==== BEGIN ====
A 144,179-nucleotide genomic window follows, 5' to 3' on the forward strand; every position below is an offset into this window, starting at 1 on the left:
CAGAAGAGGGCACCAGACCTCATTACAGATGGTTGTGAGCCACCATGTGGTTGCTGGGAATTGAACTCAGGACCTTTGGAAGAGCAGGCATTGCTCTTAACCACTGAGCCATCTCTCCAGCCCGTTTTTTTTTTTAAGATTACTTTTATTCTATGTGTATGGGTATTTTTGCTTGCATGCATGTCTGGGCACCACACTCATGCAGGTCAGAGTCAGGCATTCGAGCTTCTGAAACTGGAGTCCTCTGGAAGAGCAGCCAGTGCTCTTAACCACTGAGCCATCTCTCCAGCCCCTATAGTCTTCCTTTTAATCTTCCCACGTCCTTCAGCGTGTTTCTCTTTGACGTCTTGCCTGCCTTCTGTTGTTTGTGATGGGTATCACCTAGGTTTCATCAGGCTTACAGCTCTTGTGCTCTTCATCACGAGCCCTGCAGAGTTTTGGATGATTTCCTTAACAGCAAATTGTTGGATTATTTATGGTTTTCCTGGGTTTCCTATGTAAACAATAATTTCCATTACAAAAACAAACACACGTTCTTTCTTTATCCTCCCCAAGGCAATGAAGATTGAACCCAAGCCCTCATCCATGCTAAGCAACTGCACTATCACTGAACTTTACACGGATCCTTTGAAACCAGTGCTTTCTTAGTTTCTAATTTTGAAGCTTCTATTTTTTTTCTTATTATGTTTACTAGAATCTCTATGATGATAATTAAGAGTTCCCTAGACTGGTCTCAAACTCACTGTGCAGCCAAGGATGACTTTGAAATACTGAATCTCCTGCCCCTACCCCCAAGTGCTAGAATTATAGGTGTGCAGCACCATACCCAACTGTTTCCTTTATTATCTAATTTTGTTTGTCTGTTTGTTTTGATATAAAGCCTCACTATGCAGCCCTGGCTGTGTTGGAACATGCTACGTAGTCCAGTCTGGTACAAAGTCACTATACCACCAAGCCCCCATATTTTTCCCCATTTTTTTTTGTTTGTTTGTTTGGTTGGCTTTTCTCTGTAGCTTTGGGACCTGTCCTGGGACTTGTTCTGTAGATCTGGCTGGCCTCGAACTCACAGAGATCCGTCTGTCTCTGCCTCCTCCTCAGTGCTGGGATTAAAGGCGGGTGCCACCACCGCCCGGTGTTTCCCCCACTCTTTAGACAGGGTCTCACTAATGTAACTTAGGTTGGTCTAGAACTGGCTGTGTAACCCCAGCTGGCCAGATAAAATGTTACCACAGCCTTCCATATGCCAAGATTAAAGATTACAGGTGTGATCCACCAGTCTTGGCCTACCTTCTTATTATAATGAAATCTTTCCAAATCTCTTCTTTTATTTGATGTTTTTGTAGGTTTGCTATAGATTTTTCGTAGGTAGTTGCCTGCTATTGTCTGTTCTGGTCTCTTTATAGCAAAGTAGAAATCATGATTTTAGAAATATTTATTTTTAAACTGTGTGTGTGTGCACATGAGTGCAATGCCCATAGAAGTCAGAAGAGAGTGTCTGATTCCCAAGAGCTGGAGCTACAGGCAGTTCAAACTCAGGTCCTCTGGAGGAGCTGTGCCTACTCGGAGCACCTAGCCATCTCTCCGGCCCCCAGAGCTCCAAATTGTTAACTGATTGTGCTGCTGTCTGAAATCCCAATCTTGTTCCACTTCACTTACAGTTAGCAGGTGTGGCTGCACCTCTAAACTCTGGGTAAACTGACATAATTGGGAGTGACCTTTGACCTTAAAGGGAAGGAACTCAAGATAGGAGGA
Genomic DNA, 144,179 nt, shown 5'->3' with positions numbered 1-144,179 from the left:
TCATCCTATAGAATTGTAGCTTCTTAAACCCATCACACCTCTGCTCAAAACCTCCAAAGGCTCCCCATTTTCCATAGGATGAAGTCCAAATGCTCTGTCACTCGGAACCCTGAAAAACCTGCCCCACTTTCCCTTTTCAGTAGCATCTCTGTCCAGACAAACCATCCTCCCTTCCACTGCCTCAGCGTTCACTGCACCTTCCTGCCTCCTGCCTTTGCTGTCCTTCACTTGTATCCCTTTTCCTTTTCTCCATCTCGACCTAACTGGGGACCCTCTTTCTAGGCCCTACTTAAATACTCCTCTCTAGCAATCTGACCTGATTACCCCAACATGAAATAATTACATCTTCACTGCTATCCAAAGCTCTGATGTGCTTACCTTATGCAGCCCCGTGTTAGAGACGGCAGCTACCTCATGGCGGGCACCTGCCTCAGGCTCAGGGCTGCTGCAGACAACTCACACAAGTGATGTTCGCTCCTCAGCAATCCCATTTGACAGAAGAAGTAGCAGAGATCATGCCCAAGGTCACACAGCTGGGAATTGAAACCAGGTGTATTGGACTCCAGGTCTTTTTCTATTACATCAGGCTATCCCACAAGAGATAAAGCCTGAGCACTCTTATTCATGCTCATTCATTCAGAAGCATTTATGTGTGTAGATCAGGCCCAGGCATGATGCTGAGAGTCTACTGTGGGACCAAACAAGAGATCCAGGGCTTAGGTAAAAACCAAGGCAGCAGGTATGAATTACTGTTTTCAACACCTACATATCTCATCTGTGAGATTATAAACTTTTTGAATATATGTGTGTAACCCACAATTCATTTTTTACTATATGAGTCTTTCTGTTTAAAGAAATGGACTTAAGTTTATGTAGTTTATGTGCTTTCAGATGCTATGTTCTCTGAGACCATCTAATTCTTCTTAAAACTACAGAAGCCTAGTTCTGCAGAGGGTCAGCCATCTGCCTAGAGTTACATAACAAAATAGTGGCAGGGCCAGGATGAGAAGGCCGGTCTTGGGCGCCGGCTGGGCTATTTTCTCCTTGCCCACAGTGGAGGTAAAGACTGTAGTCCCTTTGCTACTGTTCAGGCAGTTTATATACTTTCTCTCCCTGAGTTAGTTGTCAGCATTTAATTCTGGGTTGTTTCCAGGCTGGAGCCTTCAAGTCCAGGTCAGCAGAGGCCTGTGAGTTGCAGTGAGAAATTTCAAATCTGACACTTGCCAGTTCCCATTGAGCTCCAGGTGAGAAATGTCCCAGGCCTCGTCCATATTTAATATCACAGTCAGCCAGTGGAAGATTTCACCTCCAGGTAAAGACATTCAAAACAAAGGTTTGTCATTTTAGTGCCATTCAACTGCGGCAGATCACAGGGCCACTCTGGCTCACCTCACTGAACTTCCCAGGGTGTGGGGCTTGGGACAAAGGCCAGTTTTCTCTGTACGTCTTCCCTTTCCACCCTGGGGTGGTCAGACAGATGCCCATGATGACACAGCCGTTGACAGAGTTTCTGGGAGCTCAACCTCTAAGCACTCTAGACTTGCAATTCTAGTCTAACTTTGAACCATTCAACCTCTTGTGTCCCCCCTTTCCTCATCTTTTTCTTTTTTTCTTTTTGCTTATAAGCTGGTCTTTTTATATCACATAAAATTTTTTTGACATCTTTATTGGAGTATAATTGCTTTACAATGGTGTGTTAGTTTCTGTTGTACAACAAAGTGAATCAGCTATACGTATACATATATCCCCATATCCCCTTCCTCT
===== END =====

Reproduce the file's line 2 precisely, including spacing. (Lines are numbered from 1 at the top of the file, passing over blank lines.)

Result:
CAGAAGAGGGCACCAGACCTCATTACAGATGGTTGTGAGCCACCATGTGGTTGCTGGGAATTGAACTCAGGACCTTTGGAAGAGCAGGCATTGCTCTTAACCACTGAGCCATCTCTCCAGCCCGTTTTTTTTTTTAAGATTACTTTTATTCTATGTGTATGGGTATTTTTGCTTGCATGCATGTCTGGGCACCACACTCATGCAGGTCAGAGTCAGGCATTCGAGCTTCTGAAACTGGAGTCCTCTGGAAGAGCAGCCAGTGCTCTTAACCACTGAGCCATCTCTCCAGCCCCTATAGTCTTCCTTTTAATCTTCCCACGTCCTTCAGCGTGTTTCTCTTTGACGTCTTGCCTGCCTTCTGTTGTTTGTGATGGGTATCACCTAGGTTTCATCAGGCTTACAGCTCTTGTGCTCTTCATCACGAGCCCTGCAGAGTTTTGGATGATTTCCTTAACAGCAAATTGTTGGATTATTTATGGTTTTCCTGGGTTTCCTATGTAAACAATAATTTCCATTACAAAAACAAACACACGTTCTTTCTTTATCCTCCCCAAGGCAATGAAGATTGAACCCAAGCCCTCATCCATGCTAAGCAACTGCACTATCACTGAACTTTACACGGATCCTTTGAAACCAGTGCTTTCTTAGTTTCTAATTTTGAAGCTTCTATTTTTTTTCTTATTATGTTTACTAGAATCTCTATGATGATAATTAAGAGTTCCCTAGACTGGTCTCAAACTCACTGTGCAGCCAAGGATGACTTTGAAATACTGAATCTCCTGCCCCTACCCCCAAGTGCTAGAATTATAGGTGTGCAGCACCATACCCAACTGTTTCCTTTATTATCTAATTTTGTTTGTCTGTTTGTTTTGATATAAAGCCTCACTATGCAGCCCTGGCTGTGTTGGAACATGCTACGTAGTCCAGTCTGGTACAAAGTCACTATACCACCAAGCCCCCATATTTTTCCCCATTTTTTTTTGTTTGTTTGTTTGGTTGGCTTTTCTCTGTAGCTTTGGGACCTGTCCTGGGACTTGTTCTGTAGATCTGGCTGGCCTCGAACTCACAGAGATCCGTCTGTCTCTGCCTCCTCCTCAGTGCTGGGATTAAAGGCGGGTGCCACCACCGCCCGGTGTTTCCCCCACTCTTTAGACAGGGTCTCACTAATGTAACTTAGGTTGGTCTAGAACTGGCTGTGTAACCCCAGCTGGCCAGATAAAATGTTACCACAGCCTTCCATATGCCAAGATTAAAGATTACAGGTGTGATCCACCAGTCTTGGCCTACCTTCTTATTATAATGAAATCTTTCCAAATCTCTTCTTTTATTTGATGTTTTTGTAGGTTTGCTATAGATTTTTCGTAGGTAGTTGCCTGCTATTGTCTGTTCTGGTCTCTTTATAGCAAAGTAGAAATCATGATTTTAGAAATATTTATTTTTAAACTGTGTGTGTGTGCACATGAGTGCAATGCCCATAGAAGTCAGAAGAGAGTGTCTGATTCCCAAGAGCTGGAGCTACAGGCAGTTCAAACTCAGGTCCTCTGGAGGAGCTGTGCCTACTCGGAGCACCTAGCCATCTCTCCGGCCCCCAGAGCTCCAAATTGTTAACTGATTGTGCTGCTGTCTGAAATCCCAATCTTGTTCCACTTCACTTACAGTTAGCAGGTGTGGCTGCACCTCTAAACTCTGGGTAAACTGACATAATTGGGAGTGACCTTTGACCTTAAAGGGAAGGAACTCAAGATAGGAGGA